The 2021 Guide to Setting the Best and Fastest DNS Servers …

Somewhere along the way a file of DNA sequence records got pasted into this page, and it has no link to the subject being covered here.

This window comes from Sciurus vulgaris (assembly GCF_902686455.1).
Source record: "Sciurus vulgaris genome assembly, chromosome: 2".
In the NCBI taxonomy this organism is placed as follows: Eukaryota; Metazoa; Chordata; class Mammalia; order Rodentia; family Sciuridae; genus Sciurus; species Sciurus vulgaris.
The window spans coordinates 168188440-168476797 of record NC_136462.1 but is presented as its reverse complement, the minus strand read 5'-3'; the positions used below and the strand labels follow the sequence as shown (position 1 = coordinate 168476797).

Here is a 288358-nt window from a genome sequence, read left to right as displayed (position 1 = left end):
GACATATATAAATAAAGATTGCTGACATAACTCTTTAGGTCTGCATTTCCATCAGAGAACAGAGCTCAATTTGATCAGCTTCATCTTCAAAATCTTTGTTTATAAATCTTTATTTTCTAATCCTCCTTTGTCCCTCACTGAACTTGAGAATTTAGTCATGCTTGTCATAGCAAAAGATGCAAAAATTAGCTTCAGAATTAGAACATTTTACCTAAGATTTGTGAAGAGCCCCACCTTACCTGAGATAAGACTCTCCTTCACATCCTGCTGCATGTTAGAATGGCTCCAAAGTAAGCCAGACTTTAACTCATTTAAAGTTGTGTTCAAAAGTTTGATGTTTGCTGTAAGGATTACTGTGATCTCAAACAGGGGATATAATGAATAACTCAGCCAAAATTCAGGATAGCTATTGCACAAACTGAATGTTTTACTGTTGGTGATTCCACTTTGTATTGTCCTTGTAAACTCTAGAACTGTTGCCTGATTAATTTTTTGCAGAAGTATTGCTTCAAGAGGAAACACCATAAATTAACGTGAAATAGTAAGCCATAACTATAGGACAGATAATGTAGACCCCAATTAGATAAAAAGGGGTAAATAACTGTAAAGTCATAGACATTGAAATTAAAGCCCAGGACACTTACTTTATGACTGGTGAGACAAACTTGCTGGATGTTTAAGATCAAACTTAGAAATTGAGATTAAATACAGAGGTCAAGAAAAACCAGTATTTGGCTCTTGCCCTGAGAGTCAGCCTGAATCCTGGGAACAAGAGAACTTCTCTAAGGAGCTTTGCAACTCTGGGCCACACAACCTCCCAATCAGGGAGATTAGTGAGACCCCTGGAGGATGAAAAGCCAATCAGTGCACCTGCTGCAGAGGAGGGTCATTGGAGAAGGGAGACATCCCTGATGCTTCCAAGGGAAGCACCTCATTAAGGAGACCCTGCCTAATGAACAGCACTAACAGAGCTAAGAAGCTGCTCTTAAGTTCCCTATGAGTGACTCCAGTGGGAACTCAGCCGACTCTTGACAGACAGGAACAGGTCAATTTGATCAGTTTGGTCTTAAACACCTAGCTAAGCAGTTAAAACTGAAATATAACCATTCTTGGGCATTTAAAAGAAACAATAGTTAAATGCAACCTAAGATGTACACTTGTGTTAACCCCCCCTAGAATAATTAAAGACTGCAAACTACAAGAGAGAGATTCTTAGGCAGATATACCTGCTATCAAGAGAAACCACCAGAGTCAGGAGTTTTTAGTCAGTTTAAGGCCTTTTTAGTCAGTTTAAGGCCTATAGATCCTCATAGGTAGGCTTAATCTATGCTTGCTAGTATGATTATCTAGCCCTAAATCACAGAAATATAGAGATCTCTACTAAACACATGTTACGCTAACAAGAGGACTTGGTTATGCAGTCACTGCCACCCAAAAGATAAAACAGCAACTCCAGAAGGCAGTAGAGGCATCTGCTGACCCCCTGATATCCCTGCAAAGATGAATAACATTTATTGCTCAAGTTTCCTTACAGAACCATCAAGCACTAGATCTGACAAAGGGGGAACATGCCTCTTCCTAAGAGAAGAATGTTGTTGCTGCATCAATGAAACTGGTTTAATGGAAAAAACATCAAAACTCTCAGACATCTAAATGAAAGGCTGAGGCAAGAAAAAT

Setting the most reliable and fastest DNS servers in your Xbox is critical to achieving the best gaming experience. This article shows you how to change the DNS settings on your Xbox to the very best settings available. This guide includes the Xbox One, Xbox Series X and Xbox Series S. Changing DNS settings on an Xbox is really easy and can make a big difference. If the DNS servers you are currently using are a long distance away, these can introduce significant time delay/ many online guides just recommend a small number of so-called ‘Public DNS’ servers like Google (8. 8. 8 or 8. 4. 4) or Cloudflare (1. 1. 1), we show that there’s many more options to choose from and some of these may well be even better for your particular location. Using our guide, you can identify the perfect DNS settings for your Xbox and location. Finally, we show how you can extract the very best from your broadband connection to achieve the perfect Xbox to enter DNS settings on your Xbox (the easy bit)DNS server settings can be changed through the Network settings menus. Entering DNS settings on your Xbox is the easy bit of this process (as now described). Bear in mind that the more challenging steps (described later) is making sure that the DNS settings you use really are the best possible settings as you could inadvertently make things worse. Make sure you put effort into determining the best settings for your location (rather than using recommendations from others online) the instructions on how to change DNS settings are provided by Microsoft here:UK Microsoft Xbox support page for Network Settings (applies to Xbox One, Xbox Series X and Xbox Series S)USA Microsoft Xbox support page for Network Settingswe repeat these so that you have all the information in this one guide:Open the guide by pressing the Xbox button on your Profile & system > Settings > General > Network Advanced settings from the Network screen DNS the DNS to find best DNS settings for your Xbox (the more challenging bit)Depending on how much time you are willing to devote to this, and just how important it is to use the very best DNS settings, there are three approaches to selecting your Xbox DNS server settings. These are (in order of increasing effort):just pick two from our list of Public DNS servers shown in Table 1, below. DNS providers such as Google have gained a reputation for reliability and speed (although they may not be the very best settings for your particular location)measure the ping to a range of Public DNS servers and pick the two with the lowest pings (i. e. which should indicate that they are close to you)use software called DNS Benchmark, to comprehensively measure and test a broad range of Public DNS servers to definitely identify the very best for your methods are now described in more roach 1: Just pick two from our list of Public DNS serversJust pick two from Table 1, below, and enter them into your Xbox. While many online guides just generally discuss one or two Public DNS services, such as Google (8. 8 and 8. 4) and Cloudflare (1. 1 and 1. 0. 1), there are many more options available to you. If you have problems with your initial choice, try others to see if they improve oviderDNS serversGoogle8. 4 8. 8Cloudflare1. 1 1. 1OpenDNS208. 67. 222. 222 208. 220. 222Quad99. 9. 9 149. 112. 112Level34. 2. 1 4. 2 4. 3 4. 4 4. 5 4. 6Sprintlink204. 117. 214. 10 199. 252. 10NTT129. 250. 35. 250 129. 251Comodo Secure8. 26. 56. 26 8. 20. 247. 20Verisign64. 6. 64. 6 64. 65. 6Table 1: Public DNS Servers for XboxApproach 2: Measure ping to find the DNS servers with the lowest pingJust choosing two out of our list doesn’t guarantee that your chosen DNS servers are geographically close to you (which is really important). We recommend choosing a DNS server that is close to you as this should minimise the time delay waiting for your DNS request to arrive at the DNS server and minimise the delay waiting for the response sent by the DNS server to arrive back at your Xbox, rather than randomly picking two DNS servers from Table 1, above, we recommend that you measure the ping (e. g. using a desktop or mobile phone application) for all (or some) of the Public DNS servers listed. Table 2, below, shows the results we got, but bear in mind that results will be different for you in your own address of DNS serverAverage ping (ms)Minimum ping (ms)Maximum ping (ms)4. 87. 27. 5129. 2507. 06. 17. 88. 24. 57. 84. 49. 97. 37. 07. 54. 47. 08. 4204. 107. 8129. 2517. 48. 4199. 108. 69. 268. 68. 29. 5149. 11211. 110. 811. 411. 611. 412. 4208. 22211. 711. 0208. 78. 2012. 864. 612. 911. 917. 61. 114. 914. 515. 41. 115. 415. 016. 264. 617. 315. 822. 2Table 2: Ping measurements for DNS serversWe found a large difference (over 10 ms) between the best and worst ping times. Interestingly, Google and Cloudflare had some of the worst ping times for our location. It is vital that you do your own ping measurements as there is no one best solution that works roach 3: Run the DNS Benchmark program (Windows users)While measurement of ping values can be useful to determine DNS servers that minimise transmission delays, they do not really tell you the full story, for example, the nature of any processing delays that take place when the server performs a DNS look-up or the reliability of the server. This is why we recommend that Windows users download a very useful (and free) utility called DNS Benchmark, which can be downloaded here:DNS Benchmark from the Gibson Research Corporation websiteGRC’s DNS Benchmark performs a detailed analysis and comparison of the operational performance and reliability of up to 200 DNS servers. By performing DNS look-ups, the program calculates the total delays to your totally agree with GRC’s comments about the program when it states:“You might see someone talking about how fast some specific DNS nameservers are for them, but unless you share their location, there’s absolutely no guarantee that the same nameservers would perform as well for you. ONLY by benchmarking DNS resolvers from your own location, as DNS Benchmark does, can you compare nameserver performance where it matters…right where your Xbox is. ”Other ways to improve your broadband to make your Xbox gaming experience perfectLatency (delay) is the enemy of the Xbox gamer. Increased latency and dreaded latency ping spikes can completely ruin gameplay. Minimising latency will give you a competitive gaming advantage and there are easy things you can Ethernet and not Wi-Fi for your XboxFirstly, we strongly recommend that you use an Ethernet cable connection between your Xbox and your broadband router. Yes, we know Wi-Fi is really convenient, and that installing Ethernet cables may seem a complete pain. However, it really is worth it and, once installed, you will get the benefits every single time you use your Xbox. You can purchase thin, flat Ethernet cable that is really easy to hide (for example, under carpet) the very best Wi-Fi connections can typically add 3 – 7 ms (milliseconds) to the average latency of a broadband connection, whereas an Ethernet cable connection typically adds less than 0. 5 ms. However, the big problem with using Wi-Fi to an Xbox is that Wi-Fi tends to add sporadic latency ‘spikes’ of 50-100ms or more, which are simply absent with an Ethernet cable. We have found no way to get rid of Wi-Fi spikes, and they occur even using the very best Wi-Fi routers and Access you absolutely insist on using Wi-Fi, please ensure that it is optimally set-up. Read our Wi-Fi Optimisation Guide to get the very best performance possible. High signal strengths are vital so we recommend placing a Wi-Fi Access Point very close to your Xbox. Also, make sure you are using the 5 GHz band rather than 2. 4 GHz and that you’ve chosen the best channel with the least igate bufferbloat so Netflix doesn’t ruin your gaming experienceHave you have noticed that your Xbox gaming experience is degraded when someone else in your home is using the broadband connection? This may be particularly noticeable if someone is watching streamed TV services such as Netflix. If so, then you are suffering from bufferbloat, which is an increasingly common problem that is being made worse by the increased use of services like Netflix, Amazon Prime and Disney Plus. Bufferbloat is when the buffers of your equipment (router) get filled up with the packets from Netflix and other such services so that your time-sensitive Xbox gaming packets cannot get through quickly and reliably. If you think Wi-Fi latency (described previously) is an issue, then bufferbloat can be in a different league, and can typically create latency spikes of 200 ms or more. Our How to Fix Bufferbloat guide shows that bufferboat can be easily fixed using an affordable router incorporating Smart Queue Management. Beware that many expensive so-called ‘gaming routers’ do not actually incorporate Smart Queue Management and will not properly fix bufferbloat (however much they cost) more things you can doIf you use the optimum DNS settings for your locations, connect your Xbox using Ethernet cable and use a router with Smart Queue Management, it is highly likely that you will have an incredible gaming experience. If not, please visit our Increase Broadband Speed Guide for even more a full guide and explanation about DNS and what it is, view our guide How to Speed DNS pages you may be interested in:Blog | How to Fix Bufferbloat | How to Set Up and Improve Wi-Fi | 10 Gigabit Ethernet Guide | Guide to Setting the Best and Fastest DNS Servers for PS4/PS5